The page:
Anyone interested in explaining why it is that the British prison population has all but doubled in the past decade will search in vain for legislation from parliament mandating an explosion in jail numbers. The only coherent explanation for the prisons crisis is that the courts have listened to government rhetoric and the media and gone along with the modern culture of punishment.
If the optimists in the New York civil liberties groups are right, we could soon something similar in the US. While the smoke was still clearing from the rubble of the twin towers, no judge wanted to ask awkward questions. Today, the live issue is whether the US courts can trust the US government not to abuse prisoners; the answer from Baghdad is that they cannot.
The change in mood was clear earlier this year when appeal judges on the admittedly liberal San Francisco bench went berserk after Bush administration lawyers told them that there was nothing in law to stop the torture or, indeed, summary execution of prisoners at Guantanamo. The judges declared that this was "the first time . . . the government has announced such an extraordinary set of principles - a position so extreme that it raises the gravest concerns under both American and international law".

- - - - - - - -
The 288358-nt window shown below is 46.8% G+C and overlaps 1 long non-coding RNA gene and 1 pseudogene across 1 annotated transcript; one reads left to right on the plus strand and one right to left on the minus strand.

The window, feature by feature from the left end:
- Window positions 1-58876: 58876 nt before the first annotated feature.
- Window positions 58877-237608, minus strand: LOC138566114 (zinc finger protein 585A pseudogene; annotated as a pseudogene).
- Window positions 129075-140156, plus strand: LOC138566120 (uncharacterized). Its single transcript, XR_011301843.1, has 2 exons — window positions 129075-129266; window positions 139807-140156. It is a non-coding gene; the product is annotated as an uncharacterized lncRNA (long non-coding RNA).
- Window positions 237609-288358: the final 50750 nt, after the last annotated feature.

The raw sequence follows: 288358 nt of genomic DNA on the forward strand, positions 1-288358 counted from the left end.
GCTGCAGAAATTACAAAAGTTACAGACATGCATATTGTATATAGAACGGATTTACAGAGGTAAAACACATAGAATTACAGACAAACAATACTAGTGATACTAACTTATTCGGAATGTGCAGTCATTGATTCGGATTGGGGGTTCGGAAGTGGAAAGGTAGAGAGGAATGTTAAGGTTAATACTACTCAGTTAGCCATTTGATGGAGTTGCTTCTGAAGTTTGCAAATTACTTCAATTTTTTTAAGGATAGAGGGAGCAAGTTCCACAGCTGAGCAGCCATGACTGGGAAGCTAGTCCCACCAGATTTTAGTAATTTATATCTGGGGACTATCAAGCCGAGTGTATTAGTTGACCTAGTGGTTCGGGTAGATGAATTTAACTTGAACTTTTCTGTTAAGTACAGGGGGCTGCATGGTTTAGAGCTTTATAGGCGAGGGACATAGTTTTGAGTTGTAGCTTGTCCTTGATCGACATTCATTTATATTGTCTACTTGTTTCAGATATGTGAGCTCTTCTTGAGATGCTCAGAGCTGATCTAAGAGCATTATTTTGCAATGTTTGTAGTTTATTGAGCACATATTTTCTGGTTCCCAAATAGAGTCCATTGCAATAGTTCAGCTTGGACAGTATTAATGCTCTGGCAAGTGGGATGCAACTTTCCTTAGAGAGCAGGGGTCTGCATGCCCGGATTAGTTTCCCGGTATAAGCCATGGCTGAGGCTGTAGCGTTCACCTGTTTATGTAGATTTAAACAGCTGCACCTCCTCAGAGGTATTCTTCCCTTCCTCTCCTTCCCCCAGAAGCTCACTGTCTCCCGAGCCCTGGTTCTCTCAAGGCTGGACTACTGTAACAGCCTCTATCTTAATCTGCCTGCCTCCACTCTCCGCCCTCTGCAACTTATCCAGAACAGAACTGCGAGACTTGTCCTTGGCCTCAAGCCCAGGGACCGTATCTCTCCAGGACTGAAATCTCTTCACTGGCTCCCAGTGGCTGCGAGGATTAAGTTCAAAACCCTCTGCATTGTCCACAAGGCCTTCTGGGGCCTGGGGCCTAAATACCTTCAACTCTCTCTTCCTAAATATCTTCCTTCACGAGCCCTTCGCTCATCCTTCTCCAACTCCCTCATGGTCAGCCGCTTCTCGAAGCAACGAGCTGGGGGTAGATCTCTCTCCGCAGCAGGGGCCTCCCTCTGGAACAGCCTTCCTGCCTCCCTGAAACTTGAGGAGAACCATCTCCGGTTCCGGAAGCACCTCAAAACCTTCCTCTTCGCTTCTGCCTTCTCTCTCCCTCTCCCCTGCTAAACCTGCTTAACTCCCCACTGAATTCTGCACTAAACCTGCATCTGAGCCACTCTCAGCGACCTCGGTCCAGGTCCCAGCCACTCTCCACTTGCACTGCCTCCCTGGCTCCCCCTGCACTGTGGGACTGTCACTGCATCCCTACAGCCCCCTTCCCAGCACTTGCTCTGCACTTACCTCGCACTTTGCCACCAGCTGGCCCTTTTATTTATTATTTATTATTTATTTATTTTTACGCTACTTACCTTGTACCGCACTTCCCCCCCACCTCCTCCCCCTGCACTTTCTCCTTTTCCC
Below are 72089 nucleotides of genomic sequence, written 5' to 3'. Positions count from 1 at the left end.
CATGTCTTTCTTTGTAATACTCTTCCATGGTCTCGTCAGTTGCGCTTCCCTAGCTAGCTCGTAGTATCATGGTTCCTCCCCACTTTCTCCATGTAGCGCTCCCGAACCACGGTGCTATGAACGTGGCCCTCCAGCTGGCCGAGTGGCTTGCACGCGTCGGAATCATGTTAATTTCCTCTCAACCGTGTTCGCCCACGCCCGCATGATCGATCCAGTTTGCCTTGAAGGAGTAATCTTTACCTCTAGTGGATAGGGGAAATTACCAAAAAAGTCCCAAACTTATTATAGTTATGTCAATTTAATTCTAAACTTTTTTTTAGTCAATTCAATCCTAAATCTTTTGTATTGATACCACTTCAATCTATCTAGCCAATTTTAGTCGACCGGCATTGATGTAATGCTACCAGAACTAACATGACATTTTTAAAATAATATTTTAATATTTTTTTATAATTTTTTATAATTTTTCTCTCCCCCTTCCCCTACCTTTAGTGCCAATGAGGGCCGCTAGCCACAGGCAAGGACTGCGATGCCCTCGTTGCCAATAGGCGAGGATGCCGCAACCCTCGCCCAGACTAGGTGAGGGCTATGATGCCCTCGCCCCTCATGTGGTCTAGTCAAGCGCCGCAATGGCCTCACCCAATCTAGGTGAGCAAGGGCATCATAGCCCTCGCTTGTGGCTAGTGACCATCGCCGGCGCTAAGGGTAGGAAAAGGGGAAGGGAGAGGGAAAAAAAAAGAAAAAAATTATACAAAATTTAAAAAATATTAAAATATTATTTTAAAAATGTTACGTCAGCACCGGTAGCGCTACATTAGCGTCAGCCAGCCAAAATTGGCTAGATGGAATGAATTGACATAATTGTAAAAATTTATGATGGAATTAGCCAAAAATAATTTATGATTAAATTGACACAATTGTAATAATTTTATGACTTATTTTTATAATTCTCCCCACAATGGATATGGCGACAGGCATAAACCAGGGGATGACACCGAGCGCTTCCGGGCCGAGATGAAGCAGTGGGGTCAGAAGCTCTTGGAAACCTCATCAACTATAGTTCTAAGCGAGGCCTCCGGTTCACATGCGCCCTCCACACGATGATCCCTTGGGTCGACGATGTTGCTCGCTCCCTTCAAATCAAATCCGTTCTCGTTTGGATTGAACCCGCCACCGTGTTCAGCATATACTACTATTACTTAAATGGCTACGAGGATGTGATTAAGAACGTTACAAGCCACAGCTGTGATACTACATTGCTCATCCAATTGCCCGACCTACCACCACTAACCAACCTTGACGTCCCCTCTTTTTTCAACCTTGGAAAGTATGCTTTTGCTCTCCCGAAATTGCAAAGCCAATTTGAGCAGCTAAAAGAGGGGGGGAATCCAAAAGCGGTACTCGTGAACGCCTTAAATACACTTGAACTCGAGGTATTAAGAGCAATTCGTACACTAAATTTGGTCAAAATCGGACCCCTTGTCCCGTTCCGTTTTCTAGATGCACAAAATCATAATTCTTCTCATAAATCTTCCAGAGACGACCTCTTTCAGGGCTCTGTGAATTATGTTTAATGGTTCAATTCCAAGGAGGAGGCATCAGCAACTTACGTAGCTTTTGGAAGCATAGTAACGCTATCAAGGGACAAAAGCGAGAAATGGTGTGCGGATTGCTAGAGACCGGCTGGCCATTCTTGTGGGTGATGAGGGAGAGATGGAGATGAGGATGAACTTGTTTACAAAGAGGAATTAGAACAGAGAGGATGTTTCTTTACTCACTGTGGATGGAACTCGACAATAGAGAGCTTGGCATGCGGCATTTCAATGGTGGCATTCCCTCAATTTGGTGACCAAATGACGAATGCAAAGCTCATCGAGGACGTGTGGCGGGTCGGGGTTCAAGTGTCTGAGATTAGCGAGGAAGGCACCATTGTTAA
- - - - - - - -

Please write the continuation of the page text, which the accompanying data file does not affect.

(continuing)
The New York Times commented after the Supreme Court hearing that America's highest judges also seemed "distinctly unreceptive" to the Bush administration, and by extension to the Blair government, which has almost as much to lose from a declaration that a Guantanamo regime supported by Britain was illegal. Trying to second-guess the judiciary is a mug's game, as all the pundits who claimed to be able to read Lord Hutton's mind found out. But there is at least a fighting chance that by the end of June the Supreme Court will have restored some of America's lost honour.
Whether it will receive credit from the rest of the world for finding against Bush is another matter. My feeling is that a belated intervention will be dismissed as a paltry response, and that only full international supervision of US prisons in Iraq, Cuba and Afghanistan will begin to repair the damage. But this the Bush administration will not give and the Supreme Court cannot deliver.